Like many of my brother bishops, I have spent much of these past weeks and months listening to the laity, clergy and religious of my diocese. They face a crisis of identity and question the fundamentals on which they have based their faith. They are hurting and angry and they want change. And they rightly demand it yesterday. They want greater transparency, greater lay involvement—especially of women, and they want bishops to be held accountable the same way we hold others in ministry accountable. They are sick of hearing “child sexual abuse” and the name of their Church uttered in the same breath and they can’t fathom how and why we are still struggling to rid the Church of the crime and sin of abuse that we have now been confronting conspicuously for some two decades.
In 2002, some of the faithful left, while others gave us the opportunity to create a robust and transparent approach to eradicating sexual abuse from the life of the Church. Most of us thought that what we put in place at that time was appropriate and sufficient. Then came the summer of 2018, the events of which have caused many to understandably ask if the Church is systemically flawed, if it’s irreparably damaged and if it’s even possible to save. They question if it’s possible that we still do not “get it.”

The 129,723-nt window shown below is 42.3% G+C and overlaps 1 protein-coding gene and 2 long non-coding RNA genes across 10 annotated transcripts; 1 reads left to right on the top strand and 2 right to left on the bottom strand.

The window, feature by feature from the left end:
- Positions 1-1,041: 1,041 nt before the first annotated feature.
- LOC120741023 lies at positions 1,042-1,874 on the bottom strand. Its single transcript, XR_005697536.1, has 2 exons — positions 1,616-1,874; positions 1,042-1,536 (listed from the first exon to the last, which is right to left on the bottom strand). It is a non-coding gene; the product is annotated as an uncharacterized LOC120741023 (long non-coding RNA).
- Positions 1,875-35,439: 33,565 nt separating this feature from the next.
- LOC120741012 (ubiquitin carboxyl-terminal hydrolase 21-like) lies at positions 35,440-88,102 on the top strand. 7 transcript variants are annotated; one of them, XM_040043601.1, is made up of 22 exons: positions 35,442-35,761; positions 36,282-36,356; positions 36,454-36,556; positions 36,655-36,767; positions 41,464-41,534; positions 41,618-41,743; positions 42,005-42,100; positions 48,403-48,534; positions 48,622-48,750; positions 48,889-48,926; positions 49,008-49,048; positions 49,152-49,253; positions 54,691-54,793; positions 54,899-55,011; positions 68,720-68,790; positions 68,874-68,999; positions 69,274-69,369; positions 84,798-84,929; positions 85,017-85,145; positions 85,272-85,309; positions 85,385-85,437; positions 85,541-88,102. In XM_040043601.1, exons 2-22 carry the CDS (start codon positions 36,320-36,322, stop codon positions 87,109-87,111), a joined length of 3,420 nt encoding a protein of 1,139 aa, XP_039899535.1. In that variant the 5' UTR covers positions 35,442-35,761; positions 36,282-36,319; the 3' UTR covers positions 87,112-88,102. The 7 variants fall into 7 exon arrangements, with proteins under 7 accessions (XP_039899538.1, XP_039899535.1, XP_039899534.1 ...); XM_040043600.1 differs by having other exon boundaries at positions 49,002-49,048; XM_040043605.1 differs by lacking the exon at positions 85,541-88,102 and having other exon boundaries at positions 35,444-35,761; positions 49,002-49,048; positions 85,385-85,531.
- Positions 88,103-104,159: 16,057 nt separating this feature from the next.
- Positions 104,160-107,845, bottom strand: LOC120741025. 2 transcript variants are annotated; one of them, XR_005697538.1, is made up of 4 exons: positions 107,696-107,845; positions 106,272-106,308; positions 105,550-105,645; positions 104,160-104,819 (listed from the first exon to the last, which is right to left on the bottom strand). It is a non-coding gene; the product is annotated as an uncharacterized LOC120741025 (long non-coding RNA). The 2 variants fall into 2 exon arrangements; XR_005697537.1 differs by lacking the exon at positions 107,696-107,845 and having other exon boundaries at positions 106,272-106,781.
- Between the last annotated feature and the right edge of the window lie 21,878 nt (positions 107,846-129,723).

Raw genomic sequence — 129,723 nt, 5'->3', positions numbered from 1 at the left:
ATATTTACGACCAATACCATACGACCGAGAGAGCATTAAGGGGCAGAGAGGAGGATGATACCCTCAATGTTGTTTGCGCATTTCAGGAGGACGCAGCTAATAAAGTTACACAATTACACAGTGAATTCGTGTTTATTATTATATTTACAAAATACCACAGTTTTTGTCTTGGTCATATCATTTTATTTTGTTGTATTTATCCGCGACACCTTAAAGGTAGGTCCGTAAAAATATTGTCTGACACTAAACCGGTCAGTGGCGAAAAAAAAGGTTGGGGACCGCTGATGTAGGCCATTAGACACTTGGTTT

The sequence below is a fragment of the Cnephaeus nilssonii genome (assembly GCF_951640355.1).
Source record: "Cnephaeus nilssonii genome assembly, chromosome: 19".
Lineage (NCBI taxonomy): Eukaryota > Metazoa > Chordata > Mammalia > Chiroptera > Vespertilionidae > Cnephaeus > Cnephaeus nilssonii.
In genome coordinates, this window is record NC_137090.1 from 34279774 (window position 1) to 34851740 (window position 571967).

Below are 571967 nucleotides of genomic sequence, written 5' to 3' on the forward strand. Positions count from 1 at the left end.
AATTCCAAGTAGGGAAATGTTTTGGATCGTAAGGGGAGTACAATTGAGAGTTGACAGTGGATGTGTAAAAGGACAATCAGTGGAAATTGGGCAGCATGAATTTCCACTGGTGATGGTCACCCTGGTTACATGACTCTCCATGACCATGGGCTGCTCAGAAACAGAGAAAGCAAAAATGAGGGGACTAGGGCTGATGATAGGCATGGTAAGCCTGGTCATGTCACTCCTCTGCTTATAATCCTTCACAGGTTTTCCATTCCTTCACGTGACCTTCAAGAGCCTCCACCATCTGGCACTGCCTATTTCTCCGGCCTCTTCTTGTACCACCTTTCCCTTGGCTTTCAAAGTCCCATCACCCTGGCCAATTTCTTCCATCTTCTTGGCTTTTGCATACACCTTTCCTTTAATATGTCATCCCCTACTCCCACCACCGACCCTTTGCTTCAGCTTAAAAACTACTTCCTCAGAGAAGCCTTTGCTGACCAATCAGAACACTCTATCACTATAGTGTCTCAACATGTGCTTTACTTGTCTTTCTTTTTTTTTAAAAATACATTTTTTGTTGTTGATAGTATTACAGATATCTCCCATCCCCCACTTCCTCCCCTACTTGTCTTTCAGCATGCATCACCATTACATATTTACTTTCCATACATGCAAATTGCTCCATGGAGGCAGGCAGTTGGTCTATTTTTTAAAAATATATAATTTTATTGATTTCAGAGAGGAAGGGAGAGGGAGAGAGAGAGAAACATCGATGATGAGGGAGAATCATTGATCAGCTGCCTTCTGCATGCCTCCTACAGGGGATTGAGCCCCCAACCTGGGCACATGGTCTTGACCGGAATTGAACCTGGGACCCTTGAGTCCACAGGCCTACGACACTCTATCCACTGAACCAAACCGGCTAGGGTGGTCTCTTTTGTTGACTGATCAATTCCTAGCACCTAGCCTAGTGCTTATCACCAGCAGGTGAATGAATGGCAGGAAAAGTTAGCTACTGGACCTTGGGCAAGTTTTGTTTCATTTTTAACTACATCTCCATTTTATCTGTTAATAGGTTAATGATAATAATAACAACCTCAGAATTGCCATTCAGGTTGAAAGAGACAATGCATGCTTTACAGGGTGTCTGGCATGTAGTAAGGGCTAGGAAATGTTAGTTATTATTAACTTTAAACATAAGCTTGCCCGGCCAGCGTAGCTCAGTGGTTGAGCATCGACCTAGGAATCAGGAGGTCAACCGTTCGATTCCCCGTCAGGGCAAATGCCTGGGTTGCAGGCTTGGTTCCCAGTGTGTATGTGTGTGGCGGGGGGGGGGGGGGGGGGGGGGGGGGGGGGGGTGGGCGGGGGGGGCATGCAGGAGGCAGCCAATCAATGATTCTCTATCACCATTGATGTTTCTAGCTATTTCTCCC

Believing in the inherent goodness of Christ’s Church, we came together this week to try and fix what’s broken and to humbly place ourselves in the center of necessary reform. Representing the Church in Baltimore and with the pain and suffering of abuse survivors ever present on my mind and in my heart, I affirm the measures on which we were prepared to vote and strongly advocate for a strict code of conduct to which we bishops must be held, and I further advocate for an independent body to which allegations against bishops can be reported. I wish this for the Church in the United States and for the Church in Baltimore and I pray these measures will give our people greater confidence that their Church is being led toward goodness and holiness by individuals who are, in fact, good and holy. This is an essential step to reminding our people that the Church is not any one priest and it’s not any one bishop. The Church is Jesus, the Body of Christ. The Church is the One whose love and grace flows forth through those who believe in Him to bring light to the world. In this period of true crisis, may we have the courage to let His light pierce the prevailing darkness and shine through.